Iron Smelting in Vinland

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 Iron Smelting in Vinland

Markewitz, Darrell

Forward Into the Past, March 27 (2010) 

Abstract

The excavations at L’Anse aux Meadows Newfoundland uncovered remains interpreted by the original excavation team as a ‘Furnace Hut’ containing an iron smelting furnace. The remains are fragmentary, and at best only represent the last stages of a complex physical sequence. What might this furnace have looked like, and exactly how might the smelting process have been undertaken by the Norse, 1000 years ago? As well as considering furnace remains from Norway and Iceland, practical experience derived from a long series of experimental iron smelts will be considered. 




L’Anse aux Meadows National Historic Site of Canada (LAM) lies at the very top tip of Newfoundland’s Great Northern Peninsula. From the site, the coast of Labrador is visible across the Straight of Belle Isle. Labrador itself then leans from there back to the north west, reaching as far north as the southern tip of Greenland. Helge and Anna Stine Ingstad came to the then isolated fishing village in 1960, guided by clues from the Sagas. Local head man George Decker would take them over to what the locals called “the Indian Mounds”. The long speculated about site of ‘Leif’s Houses’ had been found. Over the following decades, from 1961 to 1968 under Anna Stine Ingstad and in 1973 – 1976 under Dr Birgitta Wallace, the full extent of the Norse presence at this outpost in Vinland was uncovered.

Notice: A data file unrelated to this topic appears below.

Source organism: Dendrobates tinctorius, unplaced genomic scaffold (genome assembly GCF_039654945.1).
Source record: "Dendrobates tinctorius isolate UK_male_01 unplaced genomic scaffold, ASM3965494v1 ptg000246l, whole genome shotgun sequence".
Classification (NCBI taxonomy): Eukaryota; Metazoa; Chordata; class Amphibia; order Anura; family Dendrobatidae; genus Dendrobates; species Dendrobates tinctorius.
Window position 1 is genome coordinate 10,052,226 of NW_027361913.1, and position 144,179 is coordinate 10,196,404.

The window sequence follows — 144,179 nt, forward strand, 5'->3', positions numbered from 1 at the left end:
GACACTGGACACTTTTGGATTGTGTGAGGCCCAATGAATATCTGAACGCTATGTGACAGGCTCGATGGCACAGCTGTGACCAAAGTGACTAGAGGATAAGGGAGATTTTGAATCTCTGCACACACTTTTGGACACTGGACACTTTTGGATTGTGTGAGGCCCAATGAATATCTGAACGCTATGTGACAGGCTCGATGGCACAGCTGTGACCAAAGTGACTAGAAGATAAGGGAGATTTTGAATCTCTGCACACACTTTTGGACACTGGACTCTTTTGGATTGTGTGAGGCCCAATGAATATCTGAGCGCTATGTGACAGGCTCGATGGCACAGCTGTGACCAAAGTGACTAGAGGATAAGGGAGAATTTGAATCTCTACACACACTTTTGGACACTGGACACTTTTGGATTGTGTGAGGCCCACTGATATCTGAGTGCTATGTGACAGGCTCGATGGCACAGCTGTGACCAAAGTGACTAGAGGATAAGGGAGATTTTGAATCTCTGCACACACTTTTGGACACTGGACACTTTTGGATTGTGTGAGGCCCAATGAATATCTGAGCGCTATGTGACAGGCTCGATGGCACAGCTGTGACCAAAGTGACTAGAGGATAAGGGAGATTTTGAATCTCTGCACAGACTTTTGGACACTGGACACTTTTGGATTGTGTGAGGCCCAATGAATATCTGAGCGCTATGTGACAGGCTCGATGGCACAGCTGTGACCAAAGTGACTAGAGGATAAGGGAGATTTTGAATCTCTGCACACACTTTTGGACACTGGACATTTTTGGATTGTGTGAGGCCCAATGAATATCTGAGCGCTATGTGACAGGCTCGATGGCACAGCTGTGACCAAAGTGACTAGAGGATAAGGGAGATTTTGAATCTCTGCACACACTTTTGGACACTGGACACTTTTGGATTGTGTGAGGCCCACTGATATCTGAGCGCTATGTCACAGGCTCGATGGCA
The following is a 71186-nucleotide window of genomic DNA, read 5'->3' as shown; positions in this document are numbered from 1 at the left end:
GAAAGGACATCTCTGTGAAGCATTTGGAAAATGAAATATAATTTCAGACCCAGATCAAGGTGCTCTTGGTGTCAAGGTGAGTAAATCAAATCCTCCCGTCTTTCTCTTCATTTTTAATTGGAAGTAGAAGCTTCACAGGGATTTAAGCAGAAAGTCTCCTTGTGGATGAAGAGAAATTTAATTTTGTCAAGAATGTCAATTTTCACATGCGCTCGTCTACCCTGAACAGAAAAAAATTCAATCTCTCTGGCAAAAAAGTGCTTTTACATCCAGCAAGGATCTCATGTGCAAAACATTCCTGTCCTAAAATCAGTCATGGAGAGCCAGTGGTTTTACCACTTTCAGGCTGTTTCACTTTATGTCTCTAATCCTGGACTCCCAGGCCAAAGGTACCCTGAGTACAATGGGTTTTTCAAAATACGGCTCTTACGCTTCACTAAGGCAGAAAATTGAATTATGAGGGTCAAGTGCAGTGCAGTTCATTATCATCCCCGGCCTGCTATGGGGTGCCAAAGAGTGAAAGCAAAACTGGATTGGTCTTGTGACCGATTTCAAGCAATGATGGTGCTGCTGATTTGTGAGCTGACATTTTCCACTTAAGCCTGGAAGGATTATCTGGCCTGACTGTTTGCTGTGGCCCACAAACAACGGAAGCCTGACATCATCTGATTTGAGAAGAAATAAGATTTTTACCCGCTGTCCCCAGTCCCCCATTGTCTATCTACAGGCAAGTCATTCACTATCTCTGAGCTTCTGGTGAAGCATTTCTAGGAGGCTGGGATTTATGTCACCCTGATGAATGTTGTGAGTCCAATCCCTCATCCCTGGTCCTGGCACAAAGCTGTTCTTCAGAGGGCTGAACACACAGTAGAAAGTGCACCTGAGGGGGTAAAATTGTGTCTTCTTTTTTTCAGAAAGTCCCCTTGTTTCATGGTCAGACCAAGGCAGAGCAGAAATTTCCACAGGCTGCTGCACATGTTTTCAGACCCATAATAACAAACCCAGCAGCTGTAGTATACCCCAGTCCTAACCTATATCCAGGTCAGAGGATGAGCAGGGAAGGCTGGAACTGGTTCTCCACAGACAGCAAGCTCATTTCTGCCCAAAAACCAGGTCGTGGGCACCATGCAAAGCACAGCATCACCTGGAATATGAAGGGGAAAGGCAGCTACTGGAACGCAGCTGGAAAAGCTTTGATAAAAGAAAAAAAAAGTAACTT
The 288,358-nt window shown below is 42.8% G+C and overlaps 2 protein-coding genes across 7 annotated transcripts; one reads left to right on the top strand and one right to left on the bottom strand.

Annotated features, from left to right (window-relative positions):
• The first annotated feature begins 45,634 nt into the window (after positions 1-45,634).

Click here to read this article from Forward Into the Past

Sharan Newman